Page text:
Screenshot of Jumpman


(Blaby Computer Games, 1985)

Reviewed by John Beckett

Jumpman was the original name for Mario, and the cover for this game featured a Mario lookalike. So you’d think it would be a Mario clone, right? Wrong, it’s a Q*Bert clone... You play as Q*Bert lookalike Hubert C. Jumpman, and have to hop around the blocks, turning them all another colour, while avoiding the blobs pursuing you, and trying not to fall off. There are six levels, which repeat again and again, each time adding another evil blob to the mix. The graphics are very colourful but basic, and the game slows somewhat as more blobs appear on the scene, but the game is mercilessly addictive and actually very good fun! It’s a pity that you only get three lives, though.

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Screenshot of The Jungle Book

The Jungle Book

(Coktel Vision, 1988)

Reviewed by Robert Small

Is The Jungle Book the king of the swingers on the CPC? In many ways this is a typical Coktel Vision product. The graphics are messy but they are at least colourful and you can make out the different characters and locations, so the game remains true to the source material. As Mowgli, you wander the jungle at first, either avoiding the other inhabitants or throwing items at them to progress a bit further. The transition between screens is disappointingly slow, the sound effects are very poor and the gameplay is a little awkward. The game is set as if being viewed in an old cinema complete with curtain and audience members. The audience needs to be kept entertained and awake by your on-screen actions, otherwise it’s game over. Exploring is OK and so is seeing the various animals, but ultimately you may find yourself dropping off like the audience.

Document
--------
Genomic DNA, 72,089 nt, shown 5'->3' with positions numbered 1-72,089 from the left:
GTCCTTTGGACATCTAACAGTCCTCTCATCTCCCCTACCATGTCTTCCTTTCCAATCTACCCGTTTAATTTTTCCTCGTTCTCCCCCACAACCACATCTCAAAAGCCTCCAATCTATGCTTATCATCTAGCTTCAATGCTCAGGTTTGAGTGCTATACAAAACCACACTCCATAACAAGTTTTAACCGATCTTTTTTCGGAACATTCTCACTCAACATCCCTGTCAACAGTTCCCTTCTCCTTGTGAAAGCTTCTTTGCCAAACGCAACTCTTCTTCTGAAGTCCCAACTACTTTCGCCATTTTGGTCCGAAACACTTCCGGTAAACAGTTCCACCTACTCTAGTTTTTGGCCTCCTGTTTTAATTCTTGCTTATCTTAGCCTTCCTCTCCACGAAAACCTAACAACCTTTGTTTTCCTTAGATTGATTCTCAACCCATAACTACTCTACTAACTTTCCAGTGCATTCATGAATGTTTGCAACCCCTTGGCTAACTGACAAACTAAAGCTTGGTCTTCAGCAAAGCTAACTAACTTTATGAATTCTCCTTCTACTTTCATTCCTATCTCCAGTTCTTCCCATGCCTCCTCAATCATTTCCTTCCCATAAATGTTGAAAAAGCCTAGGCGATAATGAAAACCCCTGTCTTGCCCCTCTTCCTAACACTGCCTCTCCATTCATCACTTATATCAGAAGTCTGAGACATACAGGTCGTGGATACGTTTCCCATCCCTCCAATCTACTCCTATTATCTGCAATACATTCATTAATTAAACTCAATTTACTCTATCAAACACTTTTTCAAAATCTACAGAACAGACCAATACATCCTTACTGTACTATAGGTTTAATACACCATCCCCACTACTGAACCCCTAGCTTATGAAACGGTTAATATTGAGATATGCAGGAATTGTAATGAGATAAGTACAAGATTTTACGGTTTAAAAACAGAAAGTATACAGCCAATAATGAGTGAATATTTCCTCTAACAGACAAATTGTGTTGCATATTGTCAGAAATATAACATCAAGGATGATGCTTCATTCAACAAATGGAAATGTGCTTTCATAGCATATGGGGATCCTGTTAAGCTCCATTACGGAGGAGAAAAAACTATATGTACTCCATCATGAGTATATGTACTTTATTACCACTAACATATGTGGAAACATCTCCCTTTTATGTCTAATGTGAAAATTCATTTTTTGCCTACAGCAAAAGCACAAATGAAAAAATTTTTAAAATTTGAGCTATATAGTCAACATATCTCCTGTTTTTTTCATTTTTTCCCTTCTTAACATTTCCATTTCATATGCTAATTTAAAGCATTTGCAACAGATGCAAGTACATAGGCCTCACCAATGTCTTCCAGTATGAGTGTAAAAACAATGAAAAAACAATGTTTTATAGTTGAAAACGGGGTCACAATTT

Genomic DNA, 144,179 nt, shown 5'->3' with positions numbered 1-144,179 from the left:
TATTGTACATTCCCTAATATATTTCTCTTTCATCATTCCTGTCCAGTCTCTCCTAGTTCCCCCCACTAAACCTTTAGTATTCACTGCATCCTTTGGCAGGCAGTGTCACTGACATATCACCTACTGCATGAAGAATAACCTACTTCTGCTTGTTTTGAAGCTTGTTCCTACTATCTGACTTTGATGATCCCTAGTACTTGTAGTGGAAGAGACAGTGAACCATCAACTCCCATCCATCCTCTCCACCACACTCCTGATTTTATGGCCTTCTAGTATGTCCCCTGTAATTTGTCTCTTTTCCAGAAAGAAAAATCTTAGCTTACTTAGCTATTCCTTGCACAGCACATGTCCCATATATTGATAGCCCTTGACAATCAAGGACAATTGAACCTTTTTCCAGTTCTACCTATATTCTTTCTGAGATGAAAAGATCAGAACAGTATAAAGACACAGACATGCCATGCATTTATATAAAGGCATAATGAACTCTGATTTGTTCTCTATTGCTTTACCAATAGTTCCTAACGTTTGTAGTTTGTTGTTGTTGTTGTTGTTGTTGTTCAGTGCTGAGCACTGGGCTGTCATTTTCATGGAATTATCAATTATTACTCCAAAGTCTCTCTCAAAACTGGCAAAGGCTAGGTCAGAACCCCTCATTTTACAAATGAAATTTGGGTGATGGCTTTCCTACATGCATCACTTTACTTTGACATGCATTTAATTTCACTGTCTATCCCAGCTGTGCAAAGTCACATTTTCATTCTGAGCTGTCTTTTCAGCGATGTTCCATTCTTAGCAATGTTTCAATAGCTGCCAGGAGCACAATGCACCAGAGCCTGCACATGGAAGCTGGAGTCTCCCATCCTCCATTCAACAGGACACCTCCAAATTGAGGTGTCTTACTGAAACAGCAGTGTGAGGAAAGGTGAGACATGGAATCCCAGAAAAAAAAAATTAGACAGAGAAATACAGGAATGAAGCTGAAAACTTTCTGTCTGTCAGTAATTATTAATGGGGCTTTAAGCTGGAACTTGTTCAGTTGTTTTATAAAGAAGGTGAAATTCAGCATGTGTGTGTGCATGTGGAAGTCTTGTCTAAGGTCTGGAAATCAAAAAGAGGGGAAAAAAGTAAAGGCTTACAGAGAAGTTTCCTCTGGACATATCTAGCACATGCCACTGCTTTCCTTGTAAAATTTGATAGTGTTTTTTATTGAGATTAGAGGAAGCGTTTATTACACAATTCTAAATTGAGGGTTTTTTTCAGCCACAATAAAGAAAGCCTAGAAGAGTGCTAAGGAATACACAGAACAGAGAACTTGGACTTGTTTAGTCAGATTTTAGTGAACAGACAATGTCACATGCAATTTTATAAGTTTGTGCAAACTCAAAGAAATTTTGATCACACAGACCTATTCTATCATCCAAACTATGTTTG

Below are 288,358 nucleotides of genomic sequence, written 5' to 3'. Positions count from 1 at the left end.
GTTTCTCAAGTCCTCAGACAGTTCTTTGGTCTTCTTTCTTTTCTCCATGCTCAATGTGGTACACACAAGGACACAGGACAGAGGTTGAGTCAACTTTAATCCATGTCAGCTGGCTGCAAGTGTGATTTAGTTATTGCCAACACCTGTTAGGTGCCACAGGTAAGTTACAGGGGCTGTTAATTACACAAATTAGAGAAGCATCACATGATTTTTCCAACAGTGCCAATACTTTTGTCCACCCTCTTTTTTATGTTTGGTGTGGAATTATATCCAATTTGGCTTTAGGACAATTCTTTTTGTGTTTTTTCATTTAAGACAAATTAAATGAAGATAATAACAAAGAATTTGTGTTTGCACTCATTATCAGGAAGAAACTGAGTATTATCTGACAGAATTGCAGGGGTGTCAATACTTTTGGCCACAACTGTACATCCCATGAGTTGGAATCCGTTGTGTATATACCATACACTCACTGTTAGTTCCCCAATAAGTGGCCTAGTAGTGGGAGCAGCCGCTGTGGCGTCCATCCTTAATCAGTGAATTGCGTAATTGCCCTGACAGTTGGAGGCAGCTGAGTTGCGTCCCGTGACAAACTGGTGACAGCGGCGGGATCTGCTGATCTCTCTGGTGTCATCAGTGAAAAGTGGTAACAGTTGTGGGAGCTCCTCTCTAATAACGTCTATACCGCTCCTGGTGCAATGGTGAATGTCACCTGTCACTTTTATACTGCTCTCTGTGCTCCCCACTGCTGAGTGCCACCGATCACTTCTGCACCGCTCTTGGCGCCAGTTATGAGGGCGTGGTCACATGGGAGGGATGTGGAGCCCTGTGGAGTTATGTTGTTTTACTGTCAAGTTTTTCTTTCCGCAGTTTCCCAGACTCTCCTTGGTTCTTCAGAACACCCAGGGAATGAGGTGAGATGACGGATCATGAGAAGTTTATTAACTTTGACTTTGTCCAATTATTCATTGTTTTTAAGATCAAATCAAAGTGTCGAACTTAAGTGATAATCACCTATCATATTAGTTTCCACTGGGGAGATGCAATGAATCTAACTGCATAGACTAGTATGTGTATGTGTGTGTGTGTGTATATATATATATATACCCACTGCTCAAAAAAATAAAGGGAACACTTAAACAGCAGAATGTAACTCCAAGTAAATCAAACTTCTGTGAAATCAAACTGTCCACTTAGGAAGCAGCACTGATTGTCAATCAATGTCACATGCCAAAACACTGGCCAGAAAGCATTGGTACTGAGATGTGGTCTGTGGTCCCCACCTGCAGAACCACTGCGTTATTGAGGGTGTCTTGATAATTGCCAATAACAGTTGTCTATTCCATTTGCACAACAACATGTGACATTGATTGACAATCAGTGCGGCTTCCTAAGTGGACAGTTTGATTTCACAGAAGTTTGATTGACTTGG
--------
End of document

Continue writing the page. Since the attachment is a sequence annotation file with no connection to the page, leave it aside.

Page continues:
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Screenshot of Jungle Jane

Jungle Jane

(Minipuce/Bug-Byte, 1986)

While Tarzan is away, the native tribesmen of the jungle have taken advantage and captured Jane. Unless she can escape, she will end up in the cooking pot for their next meal! On each level, Jane can climb up and down a vine on the right of the screen, and she must fire bananas at the tribesmen as they move about the screen. If she lets too many of them get away, or she is hit by too many of the coconuts that the tribesmen throw at her, she’ll literally end up in a stew – although there may be one last desperate opportunity to escape... This French game features very bright and cheerful graphics, and after playing the first screen, the game looks quite promising. However, once you play the second screen several times, you’ll find that it’s far too difficult to be able to progress further, even on the easy difficulty level.

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Screenshot of Jungle Warfare

Jungle Warfare

(Mastertronic, 1989)

Reviewed by Javier Sáez